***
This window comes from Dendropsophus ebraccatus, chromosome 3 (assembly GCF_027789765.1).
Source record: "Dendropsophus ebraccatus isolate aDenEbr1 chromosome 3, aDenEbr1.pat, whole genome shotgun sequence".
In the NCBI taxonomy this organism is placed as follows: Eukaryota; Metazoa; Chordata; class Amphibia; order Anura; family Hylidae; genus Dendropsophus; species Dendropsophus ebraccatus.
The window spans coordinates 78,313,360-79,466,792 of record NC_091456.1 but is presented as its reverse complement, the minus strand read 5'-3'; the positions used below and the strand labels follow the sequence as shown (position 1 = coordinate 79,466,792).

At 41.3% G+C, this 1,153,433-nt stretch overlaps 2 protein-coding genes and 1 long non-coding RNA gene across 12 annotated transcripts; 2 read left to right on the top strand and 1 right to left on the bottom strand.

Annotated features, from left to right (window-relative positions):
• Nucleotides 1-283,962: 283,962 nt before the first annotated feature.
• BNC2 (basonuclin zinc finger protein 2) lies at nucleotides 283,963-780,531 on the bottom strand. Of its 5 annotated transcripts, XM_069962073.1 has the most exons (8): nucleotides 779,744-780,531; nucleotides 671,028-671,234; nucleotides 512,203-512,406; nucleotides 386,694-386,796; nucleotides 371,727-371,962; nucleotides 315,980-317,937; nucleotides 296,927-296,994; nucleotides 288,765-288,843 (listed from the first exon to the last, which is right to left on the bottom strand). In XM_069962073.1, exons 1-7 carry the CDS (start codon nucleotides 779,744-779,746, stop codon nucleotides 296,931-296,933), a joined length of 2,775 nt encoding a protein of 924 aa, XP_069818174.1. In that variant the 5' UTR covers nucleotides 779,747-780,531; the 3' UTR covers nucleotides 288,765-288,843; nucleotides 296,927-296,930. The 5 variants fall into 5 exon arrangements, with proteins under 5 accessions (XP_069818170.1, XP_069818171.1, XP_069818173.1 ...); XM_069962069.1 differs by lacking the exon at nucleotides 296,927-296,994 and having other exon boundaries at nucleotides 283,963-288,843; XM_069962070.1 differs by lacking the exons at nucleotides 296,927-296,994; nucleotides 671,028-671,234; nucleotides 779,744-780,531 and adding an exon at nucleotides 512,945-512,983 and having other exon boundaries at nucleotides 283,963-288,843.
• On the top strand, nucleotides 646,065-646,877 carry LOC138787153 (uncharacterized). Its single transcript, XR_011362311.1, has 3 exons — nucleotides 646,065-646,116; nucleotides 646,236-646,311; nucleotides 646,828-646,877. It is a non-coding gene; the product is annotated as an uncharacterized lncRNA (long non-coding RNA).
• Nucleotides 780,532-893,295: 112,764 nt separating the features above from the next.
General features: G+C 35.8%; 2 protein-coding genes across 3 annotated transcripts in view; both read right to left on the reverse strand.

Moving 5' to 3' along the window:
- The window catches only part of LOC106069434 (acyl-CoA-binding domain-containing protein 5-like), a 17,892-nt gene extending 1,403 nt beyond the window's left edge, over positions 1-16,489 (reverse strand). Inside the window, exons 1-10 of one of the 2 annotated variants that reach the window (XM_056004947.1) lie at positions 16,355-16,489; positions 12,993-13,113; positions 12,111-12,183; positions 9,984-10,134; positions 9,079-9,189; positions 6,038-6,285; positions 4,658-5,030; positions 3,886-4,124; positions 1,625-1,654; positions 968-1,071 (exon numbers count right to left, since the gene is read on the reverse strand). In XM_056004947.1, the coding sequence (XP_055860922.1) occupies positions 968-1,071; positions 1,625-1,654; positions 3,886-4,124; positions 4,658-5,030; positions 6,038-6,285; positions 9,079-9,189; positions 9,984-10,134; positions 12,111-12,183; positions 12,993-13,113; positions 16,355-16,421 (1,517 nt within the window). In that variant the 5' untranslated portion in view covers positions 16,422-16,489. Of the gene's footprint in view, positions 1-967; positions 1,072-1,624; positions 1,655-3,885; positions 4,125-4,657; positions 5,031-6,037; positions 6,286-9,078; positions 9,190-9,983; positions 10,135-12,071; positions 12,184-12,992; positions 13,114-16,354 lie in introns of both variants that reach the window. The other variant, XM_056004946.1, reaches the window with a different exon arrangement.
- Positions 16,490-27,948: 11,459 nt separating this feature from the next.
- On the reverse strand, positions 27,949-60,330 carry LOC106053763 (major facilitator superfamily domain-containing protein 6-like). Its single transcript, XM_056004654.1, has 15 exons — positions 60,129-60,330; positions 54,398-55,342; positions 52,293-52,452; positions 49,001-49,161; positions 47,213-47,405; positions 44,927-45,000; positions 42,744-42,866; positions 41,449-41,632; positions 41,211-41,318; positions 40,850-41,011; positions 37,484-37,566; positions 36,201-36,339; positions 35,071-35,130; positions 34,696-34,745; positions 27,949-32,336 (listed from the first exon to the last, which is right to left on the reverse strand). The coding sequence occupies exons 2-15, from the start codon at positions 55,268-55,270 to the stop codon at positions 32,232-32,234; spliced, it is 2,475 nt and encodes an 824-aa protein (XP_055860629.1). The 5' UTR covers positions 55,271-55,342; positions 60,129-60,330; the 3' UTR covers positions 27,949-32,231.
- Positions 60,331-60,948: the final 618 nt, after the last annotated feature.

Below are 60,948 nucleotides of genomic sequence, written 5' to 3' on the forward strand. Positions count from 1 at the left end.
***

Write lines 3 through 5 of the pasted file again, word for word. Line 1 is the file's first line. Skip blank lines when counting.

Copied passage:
In the NCBI taxonomy this organism is placed as follows: Eukaryota; Metazoa; Chordata; class Amphibia; order Anura; family Hylidae; genus Dendropsophus; species Dendropsophus ebraccatus.
The window spans coordinates 78,313,360-79,466,792 of record NC_091456.1 but is presented as its reverse complement, the minus strand read 5'-3'; the positions used below and the strand labels follow the sequence as shown (position 1 = coordinate 79,466,792).

At 41.3% G+C, this 1,153,433-nt stretch overlaps 2 protein-coding genes and 1 long non-coding RNA gene across 12 annotated transcripts; 2 read left to right on the top strand and 1 right to left on the bottom strand.